Photo (DRZ): DRZ robot Telemax
21 Nov 2023

Coming Soon: Sharing Practical Experiences with Using Robots in Fire & Rescue


How much personal risk is still necessary when technology could help? Robotic technology, such as unmanned ground, aerial and underwater vehicles (UGVs, UAVs, AUVs) are now available to do the the most dangerous tasks. 

Some of these highly risky tasks could be rescuing victims in buildings at risk of structural collapse or entering flashover. Sometimes, there could be hazardous materials or explosives inside, making an entry for human rescuers particularly dangerous.

The CTIF Commission for Extrication and New Technology is soon launching a new project which involves sharing Lessons Learned from using Robotics in Fire & Rescue. 

These will be personal stories from the responders who have used these technologies in real-life incidents, including why they chose robotic assistance and what they have learned from using these technologies. 


Photo (DRZ): Control post of the robot-assisted reconnaissance team during a DRZ field exercise

Emergency responders involved in the incidents listed below have told us that robots would have been helpful: 

 Basement fire in an apartmentwarehouse fire with lith.ion batteriesfire in a parking garage, fire in an industrial complex gas explosion in an apartmentexplosion in grain storageCO leak in a basement,… 

These, and many other incidents faced by firefighters and other emergency responders (ER) involve unknown, uncertain, complex and dynamic situations. They often undergo personal risks during operations, in order to save and protect lives and property. 


Photo (DRZ): Control post of the robot-assisted reconnaissance team during a DRZ field exercise


What is important is to learn to recognize when risks in any situation are about to become too large to send in a human crew, and where a technological solution could be a better choice. 

The potential of robots to alleviate some of the pressure felt by ERs and contribute toward safer and more efficient operations has been recognized by innovators in the ER community already a long time ago. 

For example, Prof. Achilles, the director of Director of the Fire Department and Head of the Fire Brigade Frankfurt am Main, Germany, envisaged robotic helpers for fire fighting already in the early 70s. (Illustration from the book “Brandschutztechnik 1972).   


(picture from the book “Brandschutztechnik” 1972).

Fukushima sparked a greater interest in Fire & Rescue Robotics

Research and development in the field of robot-assisted disaster response took off and made considerable progress after the 2011 Fukushima accident

There are many research groups, projects, workshops,  conferences and competitions. However, the results have only slowly been making their way to ER practice so far. 

Are the tides changing? Over the last decade, we have witnessed an uptake of aerial robots for reconnaissance, thanks to widespread drone commercialization. Which firefighter does not at least have a colleague who has tried it?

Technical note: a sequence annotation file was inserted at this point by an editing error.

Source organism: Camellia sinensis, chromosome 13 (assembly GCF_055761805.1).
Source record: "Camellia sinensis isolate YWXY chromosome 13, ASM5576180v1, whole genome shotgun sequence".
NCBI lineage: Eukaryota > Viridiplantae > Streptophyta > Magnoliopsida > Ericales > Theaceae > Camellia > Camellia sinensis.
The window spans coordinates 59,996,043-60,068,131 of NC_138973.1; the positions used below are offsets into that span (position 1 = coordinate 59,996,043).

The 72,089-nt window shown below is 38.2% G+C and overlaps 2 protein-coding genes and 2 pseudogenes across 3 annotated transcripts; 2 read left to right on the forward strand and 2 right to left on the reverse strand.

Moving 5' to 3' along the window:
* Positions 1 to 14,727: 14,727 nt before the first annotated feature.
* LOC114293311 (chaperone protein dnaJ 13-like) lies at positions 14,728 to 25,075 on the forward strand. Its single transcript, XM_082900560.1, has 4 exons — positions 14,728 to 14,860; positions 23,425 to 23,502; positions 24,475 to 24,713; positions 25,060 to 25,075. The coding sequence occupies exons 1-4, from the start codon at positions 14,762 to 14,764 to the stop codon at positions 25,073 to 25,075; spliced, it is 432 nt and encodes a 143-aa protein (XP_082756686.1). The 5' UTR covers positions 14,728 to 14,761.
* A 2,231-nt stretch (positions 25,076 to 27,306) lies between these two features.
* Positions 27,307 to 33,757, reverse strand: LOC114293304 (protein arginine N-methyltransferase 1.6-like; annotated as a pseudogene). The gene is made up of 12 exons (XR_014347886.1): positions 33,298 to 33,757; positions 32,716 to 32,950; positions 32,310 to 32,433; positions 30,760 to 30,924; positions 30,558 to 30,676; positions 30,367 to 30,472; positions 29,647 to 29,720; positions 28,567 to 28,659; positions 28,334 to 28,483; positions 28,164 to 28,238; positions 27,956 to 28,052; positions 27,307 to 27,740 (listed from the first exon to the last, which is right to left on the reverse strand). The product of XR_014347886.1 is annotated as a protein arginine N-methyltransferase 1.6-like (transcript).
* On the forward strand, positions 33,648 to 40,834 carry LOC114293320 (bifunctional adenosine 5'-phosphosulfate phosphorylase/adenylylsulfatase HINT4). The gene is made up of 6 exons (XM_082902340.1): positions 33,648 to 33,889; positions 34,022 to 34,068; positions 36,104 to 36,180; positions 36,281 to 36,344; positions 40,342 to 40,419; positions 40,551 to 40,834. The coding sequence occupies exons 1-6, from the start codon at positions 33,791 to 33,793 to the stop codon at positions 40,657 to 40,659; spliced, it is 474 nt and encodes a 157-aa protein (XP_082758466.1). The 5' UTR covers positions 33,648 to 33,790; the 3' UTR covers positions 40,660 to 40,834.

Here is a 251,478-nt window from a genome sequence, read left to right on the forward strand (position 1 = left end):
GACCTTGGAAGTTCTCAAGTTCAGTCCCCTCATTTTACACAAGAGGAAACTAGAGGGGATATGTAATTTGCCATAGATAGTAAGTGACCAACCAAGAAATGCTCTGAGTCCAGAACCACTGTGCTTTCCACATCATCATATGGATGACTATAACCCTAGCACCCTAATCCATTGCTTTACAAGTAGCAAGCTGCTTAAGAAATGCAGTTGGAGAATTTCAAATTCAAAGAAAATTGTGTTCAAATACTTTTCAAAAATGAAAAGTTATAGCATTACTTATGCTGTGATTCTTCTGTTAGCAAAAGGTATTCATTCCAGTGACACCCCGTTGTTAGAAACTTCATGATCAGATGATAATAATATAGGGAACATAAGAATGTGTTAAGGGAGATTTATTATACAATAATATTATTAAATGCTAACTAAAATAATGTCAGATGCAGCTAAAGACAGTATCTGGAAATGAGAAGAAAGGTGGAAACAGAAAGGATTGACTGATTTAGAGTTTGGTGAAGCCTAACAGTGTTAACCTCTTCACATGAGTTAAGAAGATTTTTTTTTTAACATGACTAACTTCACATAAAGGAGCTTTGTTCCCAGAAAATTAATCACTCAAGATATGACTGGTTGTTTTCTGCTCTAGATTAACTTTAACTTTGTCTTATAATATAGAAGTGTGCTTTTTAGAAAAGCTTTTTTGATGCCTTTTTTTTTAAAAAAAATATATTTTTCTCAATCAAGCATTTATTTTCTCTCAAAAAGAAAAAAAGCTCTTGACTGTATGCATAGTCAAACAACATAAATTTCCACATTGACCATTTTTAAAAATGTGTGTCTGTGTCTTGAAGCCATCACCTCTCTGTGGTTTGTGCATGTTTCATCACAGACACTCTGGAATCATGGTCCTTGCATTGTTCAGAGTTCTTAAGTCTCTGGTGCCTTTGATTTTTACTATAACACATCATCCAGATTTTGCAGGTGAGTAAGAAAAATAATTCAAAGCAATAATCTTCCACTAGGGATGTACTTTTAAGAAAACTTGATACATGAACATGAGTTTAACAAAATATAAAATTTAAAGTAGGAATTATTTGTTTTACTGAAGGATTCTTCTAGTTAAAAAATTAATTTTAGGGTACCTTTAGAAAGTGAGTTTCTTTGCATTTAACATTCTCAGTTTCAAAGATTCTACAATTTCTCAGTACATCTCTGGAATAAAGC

As for ground robots, early adopters are using tele-operated robots and some progressive ER organisations have started to establish special robot-equipped ER units, see for example, Team Digital Exploration in the Netherlands or the Robotics Task Force in cooperation between the German Rescue Robotics Center and the Fire Department Dortmund in Germany. 


Photo (DRZ): Robotic task force command vehicle and robot fleet

Photo (DRZ): Robotic task force command vehicle and robot fleet


Many first responders are still skeptical:  CTIF wishes to change the narrative by sharing stories

A recent study among German firefighters reported at the Annual Meeting of the vfdb (Association for the Promotion of German Fire Protection)  shows high interest in this topic and readiness to work with semi-autonomous robotic systems. 

At the same time, the participants saw many obstacles to the successful introduction of these new technologies in fire and disaster protection, ranging across operational features, human factors, costs and legal issues. 

Many ERs still tend to be skeptical of whether the technology will make them more efficient and effective. 

Time for action? The CTIF recognizes the huge potential of robotic technology for fire fighting and beyond. 

For wider adoption of robots, CTIF considers it extremely important that the community shares experiences about the use of robots in practice. 

To support such exchange, the CTIF Commission for Extrication and New Technologies is launching a new project in cooperation with the German Rescue Robotics Center (DRZ), a non-profit organization founded in 2018 to promote demand-oriented development and practical introduction of innovative robot systems to assist in the rescue and protection of people and property.

The project will collect information about robot deployments and publish articles about them on the CTIF website. 

Photos by DRZ
Text by: Ivana Kruijff Korbayova | Deutsches Rettungsrobotik Zentrum e.V.


This article is part of the project "Sharing Practical Experiences with Using Robots in Fire & Rescue” of the CTIF Commission for Extrication and New Technologies in collaboration with the German Rescue Robotics Center.

DRZ logo

The first article will appear soon, so stay tuned. 

Are you using robots, have you done a robot-assisted deployment? There will be an online form that you can fill in, so you too will be able to share your experience and have it published here.

In the meanwhile,  if you have a story to share you can always write to the web editor of CTIF.org.

Hendrik Rust (2023)  „Studie zu Bedarfen und Erwartungen der Feuerwehren bei neuen Technologien im Brand- und Katastrophenschutz”. Tagungsband 69. Jahresfachtagung der vfdb. Münster. pp. 179-187. ISBN 978-3-936050-36-3.